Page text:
GOMA, Democratic Republic of Congo (miningweekly.com) – Despite facing significant social, political and geographical challenges, emerging miner Alphamin Resources is on track to deliver on the first large commercial tin mine in the eastern Democratic Republic of Congo (DRC).
Against a backdrop of historical political upheaval, rent-seeking, an established heavy artisanal mining industry and a lack of infrastructure, the first production at Alphamin’s Bisie tin mine, in North Kivu, is expected in the first quarter of 2019, with the mine set to reach steady-state production by the end of 2019.
After spending years establishing peaceful cohabitation with communities and artisanal miners and gaining control of its resources, the mine has nearly 1 000 workers on site – 800 unskilled workers from the communities up to 30% of whom are former artisanal miners – working on the development of the mine.
With the start of the underground workings well under way, including the development of the decline, as well as the crusher already on site, the camps built, the construction workers’ accommodation nearing completion and the mining team settled, 2018 will mark a milestone year as the civil and earthworks and mining contractors are appointed, besides others.
In what CEO Boris Kamstra described as a starter project to prove what can be done in a volatile and difficult region, Alphamin Bisie Mining (ABM) is steadily chipping away towards the development of the 10 000 t/y underground mine with a 12-year life span that is expected to become the next significant tin producer and double the DRC’s tin exports.
“One wouldn’t embark on a project of this nature if the prize was not worth it,” he told Mining Weekly Online during a site visit to the mine this week.
Bisie is located 60 km from the town of Walikale and 32 km from the national route linking Walikale with Kisangani.
The total spend on the mine to date is $9.5-million, with a further $30-million to $40-million committed for long-lead items.
By the time the mine starts production, Alphamin will have injected more than $120-million into the operation.
Alphamin expects a cash cost of $8 837/t of tin produced and $10 359/t of tin sold after duties, royalties, levies and marketing fees.
The mine will achieve earnings before interest, taxes, depreciation and amortisation of about $110-million a year, on average, leaving a significant buffer for the company should infrastructure challenges demand an alternative approach to transporting the mined ore or in case necessity dictates a reduction in production.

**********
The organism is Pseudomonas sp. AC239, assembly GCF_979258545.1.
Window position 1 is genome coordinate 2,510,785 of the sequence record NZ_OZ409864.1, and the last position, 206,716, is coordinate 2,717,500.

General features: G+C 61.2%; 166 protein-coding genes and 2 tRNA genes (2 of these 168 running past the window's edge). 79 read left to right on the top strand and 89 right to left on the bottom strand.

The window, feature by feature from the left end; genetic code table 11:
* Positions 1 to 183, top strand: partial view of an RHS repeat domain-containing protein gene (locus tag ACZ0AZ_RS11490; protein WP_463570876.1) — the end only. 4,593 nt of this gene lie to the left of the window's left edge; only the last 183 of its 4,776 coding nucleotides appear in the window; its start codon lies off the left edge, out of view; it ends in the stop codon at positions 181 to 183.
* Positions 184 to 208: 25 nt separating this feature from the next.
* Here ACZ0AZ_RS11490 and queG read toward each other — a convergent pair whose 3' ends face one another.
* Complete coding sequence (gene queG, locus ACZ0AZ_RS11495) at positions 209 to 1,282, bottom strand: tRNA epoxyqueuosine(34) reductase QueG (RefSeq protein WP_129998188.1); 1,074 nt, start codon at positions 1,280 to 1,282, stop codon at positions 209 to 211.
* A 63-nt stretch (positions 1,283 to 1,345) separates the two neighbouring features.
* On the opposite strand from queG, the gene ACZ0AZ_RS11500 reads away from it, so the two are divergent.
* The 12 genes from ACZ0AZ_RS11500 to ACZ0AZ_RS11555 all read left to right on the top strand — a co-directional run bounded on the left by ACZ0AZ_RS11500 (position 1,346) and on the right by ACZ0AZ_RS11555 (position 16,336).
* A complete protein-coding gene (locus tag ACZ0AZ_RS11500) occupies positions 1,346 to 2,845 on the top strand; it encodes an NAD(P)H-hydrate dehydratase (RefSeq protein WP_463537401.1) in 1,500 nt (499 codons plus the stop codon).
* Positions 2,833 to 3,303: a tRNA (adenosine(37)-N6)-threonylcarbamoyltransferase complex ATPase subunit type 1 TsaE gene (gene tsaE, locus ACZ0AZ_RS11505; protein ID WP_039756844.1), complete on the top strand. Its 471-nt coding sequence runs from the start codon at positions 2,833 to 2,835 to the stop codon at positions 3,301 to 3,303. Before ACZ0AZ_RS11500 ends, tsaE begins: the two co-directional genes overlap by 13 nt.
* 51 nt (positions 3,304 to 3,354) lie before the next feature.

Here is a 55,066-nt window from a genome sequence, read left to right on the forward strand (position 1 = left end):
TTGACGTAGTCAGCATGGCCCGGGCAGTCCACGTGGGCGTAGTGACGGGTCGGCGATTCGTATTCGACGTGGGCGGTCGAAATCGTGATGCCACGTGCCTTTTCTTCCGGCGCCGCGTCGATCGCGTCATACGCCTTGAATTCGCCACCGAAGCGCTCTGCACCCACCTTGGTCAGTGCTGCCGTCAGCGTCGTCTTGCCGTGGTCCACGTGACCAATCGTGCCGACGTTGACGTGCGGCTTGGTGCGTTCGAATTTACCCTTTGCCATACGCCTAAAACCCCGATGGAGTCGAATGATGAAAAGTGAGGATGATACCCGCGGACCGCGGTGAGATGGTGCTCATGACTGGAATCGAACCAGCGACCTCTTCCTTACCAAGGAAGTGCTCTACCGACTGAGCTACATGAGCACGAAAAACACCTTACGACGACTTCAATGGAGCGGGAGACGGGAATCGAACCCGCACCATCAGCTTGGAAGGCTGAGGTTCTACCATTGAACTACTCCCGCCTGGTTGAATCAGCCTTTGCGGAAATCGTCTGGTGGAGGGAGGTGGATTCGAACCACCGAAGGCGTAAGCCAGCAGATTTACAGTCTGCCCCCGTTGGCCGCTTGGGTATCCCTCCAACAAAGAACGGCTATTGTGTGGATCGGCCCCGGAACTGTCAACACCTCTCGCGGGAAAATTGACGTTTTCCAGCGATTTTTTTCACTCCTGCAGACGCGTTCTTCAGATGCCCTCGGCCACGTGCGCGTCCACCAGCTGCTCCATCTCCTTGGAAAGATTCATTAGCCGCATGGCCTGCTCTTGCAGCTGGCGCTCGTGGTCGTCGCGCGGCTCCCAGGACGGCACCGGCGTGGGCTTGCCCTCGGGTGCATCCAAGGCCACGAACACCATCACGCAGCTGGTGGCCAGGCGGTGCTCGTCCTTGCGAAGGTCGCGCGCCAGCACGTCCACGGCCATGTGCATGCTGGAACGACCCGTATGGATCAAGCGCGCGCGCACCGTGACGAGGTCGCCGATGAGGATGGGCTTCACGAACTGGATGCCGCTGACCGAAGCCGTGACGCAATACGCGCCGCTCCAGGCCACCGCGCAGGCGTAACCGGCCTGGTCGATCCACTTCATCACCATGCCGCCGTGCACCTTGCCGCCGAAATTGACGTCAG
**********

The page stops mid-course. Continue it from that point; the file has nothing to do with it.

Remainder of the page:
However, Kamstra is optimistic of the future of tin, pointing out that Bisie is strategically positioned to become the next major producer in an environment where future global tin supply is uncertain, given the depleting resources of former tin majors in Malaysia and Peru, and the challenges of the deepening mines in China and Myanmar.
“The International Tin Research Institute has forecast that there is likely to be a global shortfall of tin starting in 2018. There are a limited number of active industrial scale tin mines outside of China and Indonesia,” he explained.
ABM started exploration in 2012, targeting 40 000 m of diamond core drilling mostly at the Mpama North deposit, with plans to continue exploration activities, particularly around Mpama South and other nearby exploration targets, where there remained potential to significantly lengthen the life-of-mine.
Initial drilling focused on both Mpama North and Mpama South prospects where significant tin mineralisation was identified over several hundred metres of strike.
“All indications show that we haven’t reached the bottom of our orebody,” said Alphamin COO Trevor Faber, noting expectations of opportunities for expansions to the mine.
Kamstra added that there was “a lot more around” yet to be uncovered.
However, he commented that Alphamin was building “more than just a mine”, indicating the “beacon of hope” the mine has become for the people of Walikale.
North Kivu Minister of Mines Professor Anselme Paluku Kitakya agreed, noting that the potential success of the mine could be an example of the potential to develop a formal mining industry in the country.